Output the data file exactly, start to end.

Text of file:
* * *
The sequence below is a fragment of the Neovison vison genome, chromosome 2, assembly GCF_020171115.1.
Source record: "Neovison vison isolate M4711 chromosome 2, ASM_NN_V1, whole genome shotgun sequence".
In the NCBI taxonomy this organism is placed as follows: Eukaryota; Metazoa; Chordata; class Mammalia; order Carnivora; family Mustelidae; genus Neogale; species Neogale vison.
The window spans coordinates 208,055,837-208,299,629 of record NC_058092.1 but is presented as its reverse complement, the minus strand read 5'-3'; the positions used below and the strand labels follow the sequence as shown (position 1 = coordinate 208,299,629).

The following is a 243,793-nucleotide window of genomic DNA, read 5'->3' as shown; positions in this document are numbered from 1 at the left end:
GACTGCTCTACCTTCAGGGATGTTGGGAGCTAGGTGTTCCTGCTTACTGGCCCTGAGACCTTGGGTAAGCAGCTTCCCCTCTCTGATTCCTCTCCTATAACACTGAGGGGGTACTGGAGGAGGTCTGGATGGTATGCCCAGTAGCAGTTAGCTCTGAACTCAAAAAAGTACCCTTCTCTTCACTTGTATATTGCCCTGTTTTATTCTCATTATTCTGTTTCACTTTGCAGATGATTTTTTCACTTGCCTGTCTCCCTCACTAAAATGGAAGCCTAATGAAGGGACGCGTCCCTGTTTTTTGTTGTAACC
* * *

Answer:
The sequence below is a fragment of the Neovison vison genome, chromosome 2, assembly GCF_020171115.1.
Source record: "Neovison vison isolate M4711 chromosome 2, ASM_NN_V1, whole genome shotgun sequence".
In the NCBI taxonomy this organism is placed as follows: Eukaryota; Metazoa; Chordata; class Mammalia; order Carnivora; family Mustelidae; genus Neogale; species Neogale vison.
The window spans coordinates 208,055,837-208,299,629 of record NC_058092.1 but is presented as its reverse complement, the minus strand read 5'-3'; the positions used below and the strand labels follow the sequence as shown (position 1 = coordinate 208,299,629).

The following is a 243,793-nucleotide window of genomic DNA, read 5'->3' as shown; positions in this document are numbered from 1 at the left end:
GACTGCTCTACCTTCAGGGATGTTGGGAGCTAGGTGTTCCTGCTTACTGGCCCTGAGACCTTGGGTAAGCAGCTTCCCCTCTCTGATTCCTCTCCTATAACACTGAGGGGGTACTGGAGGAGGTCTGGATGGTATGCCCAGTAGCAGTTAGCTCTGAACTCAAAAAAGTACCCTTCTCTTCACTTGTATATTGCCCTGTTTTATTCTCATTATTCTGTTTCACTTTGCAGATGATTTTTTCACTTGCCTGTCTCCCTCACTAAAATGGAAGCCTAATGAAGGGACGCGTCCCTGTTTTTTGTTGTAACC